We previously learned about the problem of predicting the folding of a protein, that is, given a chain of amino acids, find its final 3D structure. This time we’re interested in the reverse problem, that is, given a 3D structure, find some chain of amino-acid that would lead to that structure once fully folded. This problem is called Protein Design.
In this post we’ll focus on mathematical models for this problem, studying its computational complexity and discuss possible solutions.
The 3D structure of a protein can be divided into two parts: the backbone and the side chains. In the model proposed by Piece and Winfree , we assume the backbone is rigid and that we’ll try to find the amino-acids for the side chains such that it minimizes some energy function.
This means we’re not really trying to predict the whole chain of amino acids, but a subset of those amino that will end up on the side chains.
The amino acids on the side-chain can have a specific orientation [2, 3], known as rotamer, which in turn can be represented by a single value, its dihedral angle. We can define some arbitrary order for these amino acids and label them with an index, which we call position.
At each position there are multiple rotamers possible and we need to select them to minimize the overall energy function. More formally, for each position i, let be the set of rotamers available and the chosen rotamer.
The model assumes the cost function of the structure is pairwise decomposable, meaning that we can account for the interaction of each pair independently when calculating the total energy:
Where is the energy cost of the interaction between positions i and j, assuming rotamers and respectivelly. The definition of E can be based on molecular dynamics such as AMBER.
In , the authors call this optimization problem PRODES (PROtein DESign).
PRODES is NP-Hard
Pierce and Winfree  prove that PRODES is NP-Hard. We’ll provide an informal idea of the proof here.
First we need to prove that the decision version of PRODES is NP-Hard. The decision version of PRODES is, given a value K, determine whether there is a set of rotamers such that the energy cost is less or equal K. We’ll call it PRODESd. We can then prove that PRODESd is NP-complete by showing that it belongs to the NP complexity class and by reducing, in polynomial time, some known NP-complete problem to it.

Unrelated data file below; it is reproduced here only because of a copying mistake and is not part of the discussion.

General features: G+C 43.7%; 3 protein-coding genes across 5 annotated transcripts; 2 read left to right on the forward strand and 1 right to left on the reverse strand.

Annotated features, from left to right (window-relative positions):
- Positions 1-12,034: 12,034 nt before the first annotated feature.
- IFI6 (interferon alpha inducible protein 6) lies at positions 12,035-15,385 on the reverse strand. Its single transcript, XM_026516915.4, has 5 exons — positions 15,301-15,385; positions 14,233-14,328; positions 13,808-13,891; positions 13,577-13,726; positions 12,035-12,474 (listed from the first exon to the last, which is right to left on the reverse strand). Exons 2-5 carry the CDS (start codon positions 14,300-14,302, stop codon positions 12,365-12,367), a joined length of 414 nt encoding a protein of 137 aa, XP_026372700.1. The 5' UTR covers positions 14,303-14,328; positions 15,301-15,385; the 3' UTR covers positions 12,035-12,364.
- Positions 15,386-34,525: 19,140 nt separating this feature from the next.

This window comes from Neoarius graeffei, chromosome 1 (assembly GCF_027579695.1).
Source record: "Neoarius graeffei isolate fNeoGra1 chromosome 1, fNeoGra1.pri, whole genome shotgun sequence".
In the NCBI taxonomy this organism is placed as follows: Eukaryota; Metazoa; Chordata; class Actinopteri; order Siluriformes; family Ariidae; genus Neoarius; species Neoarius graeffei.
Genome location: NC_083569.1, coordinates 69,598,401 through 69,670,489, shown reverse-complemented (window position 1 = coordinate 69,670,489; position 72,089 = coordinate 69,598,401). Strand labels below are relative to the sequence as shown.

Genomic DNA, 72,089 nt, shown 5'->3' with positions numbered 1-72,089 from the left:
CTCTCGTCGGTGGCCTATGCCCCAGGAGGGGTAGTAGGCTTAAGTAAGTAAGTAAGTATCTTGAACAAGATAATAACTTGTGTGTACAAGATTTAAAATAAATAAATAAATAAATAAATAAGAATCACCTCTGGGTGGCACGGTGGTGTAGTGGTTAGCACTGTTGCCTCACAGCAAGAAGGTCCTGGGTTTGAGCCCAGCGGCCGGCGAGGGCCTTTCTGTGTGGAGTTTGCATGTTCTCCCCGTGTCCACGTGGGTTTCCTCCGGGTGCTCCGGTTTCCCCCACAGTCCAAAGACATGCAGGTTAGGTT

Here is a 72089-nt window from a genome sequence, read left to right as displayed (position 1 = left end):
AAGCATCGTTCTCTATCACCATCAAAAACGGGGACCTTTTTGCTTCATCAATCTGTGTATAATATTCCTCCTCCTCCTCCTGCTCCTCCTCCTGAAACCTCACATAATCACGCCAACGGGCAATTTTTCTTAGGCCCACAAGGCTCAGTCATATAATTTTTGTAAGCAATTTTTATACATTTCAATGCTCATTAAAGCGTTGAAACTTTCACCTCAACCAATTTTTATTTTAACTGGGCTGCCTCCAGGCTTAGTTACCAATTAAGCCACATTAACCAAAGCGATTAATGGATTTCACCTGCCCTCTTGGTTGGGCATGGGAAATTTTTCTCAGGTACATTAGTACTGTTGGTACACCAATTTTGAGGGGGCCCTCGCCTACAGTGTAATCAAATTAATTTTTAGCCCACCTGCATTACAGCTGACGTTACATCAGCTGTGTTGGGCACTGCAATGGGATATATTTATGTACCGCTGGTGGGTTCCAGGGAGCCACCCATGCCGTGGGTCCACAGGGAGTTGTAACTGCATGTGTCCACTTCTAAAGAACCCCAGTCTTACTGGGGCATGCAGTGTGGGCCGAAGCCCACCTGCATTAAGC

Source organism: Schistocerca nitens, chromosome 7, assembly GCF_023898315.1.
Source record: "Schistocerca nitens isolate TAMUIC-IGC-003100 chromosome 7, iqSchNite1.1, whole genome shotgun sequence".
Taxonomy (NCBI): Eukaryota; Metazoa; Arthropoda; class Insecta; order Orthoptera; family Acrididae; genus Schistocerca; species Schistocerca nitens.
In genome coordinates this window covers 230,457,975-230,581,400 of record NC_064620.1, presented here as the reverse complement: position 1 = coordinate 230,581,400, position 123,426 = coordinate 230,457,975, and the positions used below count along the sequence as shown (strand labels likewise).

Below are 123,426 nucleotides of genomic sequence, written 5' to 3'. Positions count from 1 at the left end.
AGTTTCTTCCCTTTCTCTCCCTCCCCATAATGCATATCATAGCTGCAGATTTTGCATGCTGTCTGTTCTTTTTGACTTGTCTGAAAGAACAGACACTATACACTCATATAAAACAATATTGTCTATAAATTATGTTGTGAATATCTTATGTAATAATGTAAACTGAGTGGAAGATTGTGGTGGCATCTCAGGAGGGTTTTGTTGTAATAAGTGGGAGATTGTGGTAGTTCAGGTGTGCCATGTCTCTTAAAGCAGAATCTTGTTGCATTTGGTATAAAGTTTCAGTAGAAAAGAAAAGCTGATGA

We claim that this problem is in NP because given an instance for the problem we can verify in polynomial time whether it is a solution (i.e. returns true), since we just need to evaluate the cost function and verify whether it’s less than K.
We can reduce the 3-SAT problem, known to be NP-complete, to PRODESd. The idea is that we can map every instance of the 3-SAT to an instance of PRODESd and show that the result is “true” for that instance of 3-SAT if and only if the result is “true” for the mapped instance of PRODESd.
Let’s start by formalizing PRODESd as a graph problem, with an example shown in the picture below:Now, given a 3-SAT instance, we create a vertex set for each clause (containing a vertex for each literal), and a vertex set for each variable (containing vertices T and F). For each literal we add an edge of weight 1 to the vertex F of the set corresponding to variable . Conversely, for each negated literal, , we add an edge of weight 1 to the vertex T. All other edges have weight 0.
For example, the instance yields the following graph where only edges of non-zero weight are shown:We claim that this 3-SAT instance is satisfiable if and only if the PRODESd is true for K=0. The idea is the following: for each vertex set corresponding to a variable we pick either T or F, which corresponds to assigning true or false to the variable. For each vertex set corresponding to a clause we pick a literal that will evaluate to true (and hence make the clause true). It’s possible to show that if 3-SAT is satisfiable, there’s a solution for PRODESd that avoids any edge with non-zero weight.
Integer Linear Programming
Now that we know that PRODES is unlikely to have an efficient algorithm to solve it, we can attempt to obtain exact solutions using integer linear programming model. Let’s start with some definitions:
We can define our variables as:
The object function of our model becomes:
Finally, the constraints are:
Equation (1) says we should pick exactly one rotamer for each position. Constraints (2) and (3) enforce that if and only if .
Note: the LaTeX used to generate the images above are available here.
The study of protein prediction led me to protein design, which is a much simpler problem, even though from the computational complexity perspective it’s still an intractable problem.
The model we studied is very simple and makes a lot of assumptions, but it’s interesting as a theoretical computer science problem. Still I’m not sure how useful it is in practice.